Sunday, March 16, 2014

Second Sunday of Lent "A"

Today, the Second Sunday of Lent, we hear the story of the Transfiguration. John Paul II chose this story as his fourth Luminous Mystery, introduced in his October 2002 Apostolic Letter “On the Most Holy Rosary”.  The Holy Father said that the Transfiguration is the “mystery par excellence” the encounter between history, which is built every day – and the blessed inheritance that awaits us in Heaven”, where we will be in full union with Christ. It is a story of Hope in the midst of despair, light in the midst of darkness. 

There was a woman whose name was Susan who would frequent the soup kitchen in Newark – for food, for warmth – for friendliness. Susan had long black hair, maybe it was a wig –it was unkempt.  Her face was masked in mascara and lipstick – her clothes were tattered – and she wore slippers in the summer and the winter. She approached me often to have some conversation, but honestly I could not understand a word she said – her speech was babble. Susan lived on the streets as so many others do.  A few weeks ago, during a “polar vortex”, a chilling night, Susan sought comfort on a mound of snow not far from St. Augustine Church, where I serve when time allows.  This mound of snow in Newark was her mound of Calvary. On this mound - she was found in the morning, lying there, frozen. Her suffering on the street was over. It is a tragedy – where was that “light”, that hope in Susan’s life.

Our story begins with Jesus bringing his most trusted friends, Peter, James and John, to the top of a mountain. Why to a mountain? Mountains have always been considered “Holy places.” In Greek Mythology Mt. Olympus was the home of 12 gods, beginning with Zeus. Many Old Testament stories we are familiar with take place on mountains – where Moses received his vocation, where the ark rested after the flood. It is a place close to heaven. Mountains are quiet places - where the wind is the only voice heard – where we go for retreat, to seek a clear vision. I remember my first trip to the Rocky Mountains of Colorado – at 12,000 feet. The sky was steel blue, you could see for a hundred miles – and at night the stars covered the sky, tightly woven as a blanket. You never forget that experience of peace.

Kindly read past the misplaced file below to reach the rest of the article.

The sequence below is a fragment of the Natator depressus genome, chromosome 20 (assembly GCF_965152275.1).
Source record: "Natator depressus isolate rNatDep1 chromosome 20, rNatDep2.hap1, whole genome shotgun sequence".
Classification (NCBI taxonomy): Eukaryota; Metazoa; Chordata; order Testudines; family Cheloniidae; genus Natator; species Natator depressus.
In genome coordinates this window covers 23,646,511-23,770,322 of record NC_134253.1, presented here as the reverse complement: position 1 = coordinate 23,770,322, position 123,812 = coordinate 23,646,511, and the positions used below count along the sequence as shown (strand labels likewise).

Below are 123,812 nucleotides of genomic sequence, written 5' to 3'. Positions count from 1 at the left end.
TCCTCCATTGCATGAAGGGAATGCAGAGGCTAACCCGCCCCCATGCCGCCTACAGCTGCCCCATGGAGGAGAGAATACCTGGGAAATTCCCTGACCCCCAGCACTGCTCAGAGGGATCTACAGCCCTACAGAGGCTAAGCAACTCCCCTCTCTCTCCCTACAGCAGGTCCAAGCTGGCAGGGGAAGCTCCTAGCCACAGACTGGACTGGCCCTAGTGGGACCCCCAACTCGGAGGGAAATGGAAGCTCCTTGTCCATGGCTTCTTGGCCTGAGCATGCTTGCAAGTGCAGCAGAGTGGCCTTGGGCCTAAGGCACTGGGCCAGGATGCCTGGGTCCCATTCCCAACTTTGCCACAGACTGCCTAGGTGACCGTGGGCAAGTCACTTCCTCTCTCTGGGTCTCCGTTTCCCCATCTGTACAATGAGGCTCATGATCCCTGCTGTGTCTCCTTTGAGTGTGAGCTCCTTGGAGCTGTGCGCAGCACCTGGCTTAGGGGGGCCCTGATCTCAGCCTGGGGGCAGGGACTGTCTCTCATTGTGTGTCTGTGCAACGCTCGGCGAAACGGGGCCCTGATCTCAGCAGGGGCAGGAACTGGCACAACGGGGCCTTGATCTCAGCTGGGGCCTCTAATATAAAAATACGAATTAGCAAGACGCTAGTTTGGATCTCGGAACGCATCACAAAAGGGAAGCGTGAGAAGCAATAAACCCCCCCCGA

When Jesus and his disciples reached the top of the mountain, something mysterious happened. Jesus was transformed, transfigured, and changed. His face was like the sun, his clothes white as light. Let’s reflect on this aspect of the story a bit. JESUS shown like the sun, He is the “Light” of the world. Now, if we are made in God’s image – if we are to be “like” God, we too must be that “Beacon of Light” that shone on the mountain. We are reminded of this at the Easter Vigil Mass. The Church is dark – as our world is today. The altar servers distribute the lit candles - then we turn - with our candle, light our neighbor’s candle -  a sign that we, the mystical Body of Christ,  is called to be Jesus’ light in the world, the very face of Christ.

 Now Jesus, in His mercy, allowed the disciples to see “in Him”, the form of future glory, at the Resurrection. This was a preparation; not only for the cross that Jesus would bear, but for the cross his disciples – and the many crosses you and I will bear.

 The Transfiguration is a sign of Christian Hope – as Pope Benedict XVI said in his Encyclical “Saved by Hope“, even if life is arduous, it can be lived and accepted if it leads towards a goal.” This goal is Eternal Life. Through the testimony of the disciples – Jesus revealed to us what WE will become when we leave this earthly life. In the words of the Beloved Disciple John “We have seen His glory, the glory of the one and only” (John 1:14).

Then the disciples see Moses and Elijah. Moses, represents the law, Elijah, represents the prophets. The law AND the prophets point to Jesus, who is the fulfillment of the law and the prophets. The disciples hear the voice of the Father “Listen to Him.” They are frightened.  The disciples do not immediately understand the meaning of all that is taking place – “Remember, at the crucifixion, John will be the only apostle at the foot of the cross – all the others will be hiding in the hills. It will all become clear after the resurrection – when Jesus appears to them in His Glorified Body. 

In this Second Sunday of Lent, let us ask Jesus to lead you and me to a transfiguration moment, a moment where we can see clearly, as if on top of a mountain – from that height we will see the incomprehensible injustices and sufferings in our world. From that height we will come to understand OUR role in inserting God’s love, his “light” in these dark places – not only the places where the children of God, such as Susan, roam the streets - but also in the dark places of troubles families, of addicted individuals – of the lost and lonely.  Let us share the good news with our brothers and sisters by acts of love and kindness, being the face of Christ in our world – sharing our Christian Hope.
God our Father, you have saved us and called us to a holy life.  In the transfigured glory of Christ your Son - strengthen our faith by confirming the witness of your prophets and by showing to us the splendor of your beloved Son. Help us to become heirs to eternal life with Him. Amen.

Deacon Brian J. Murphy

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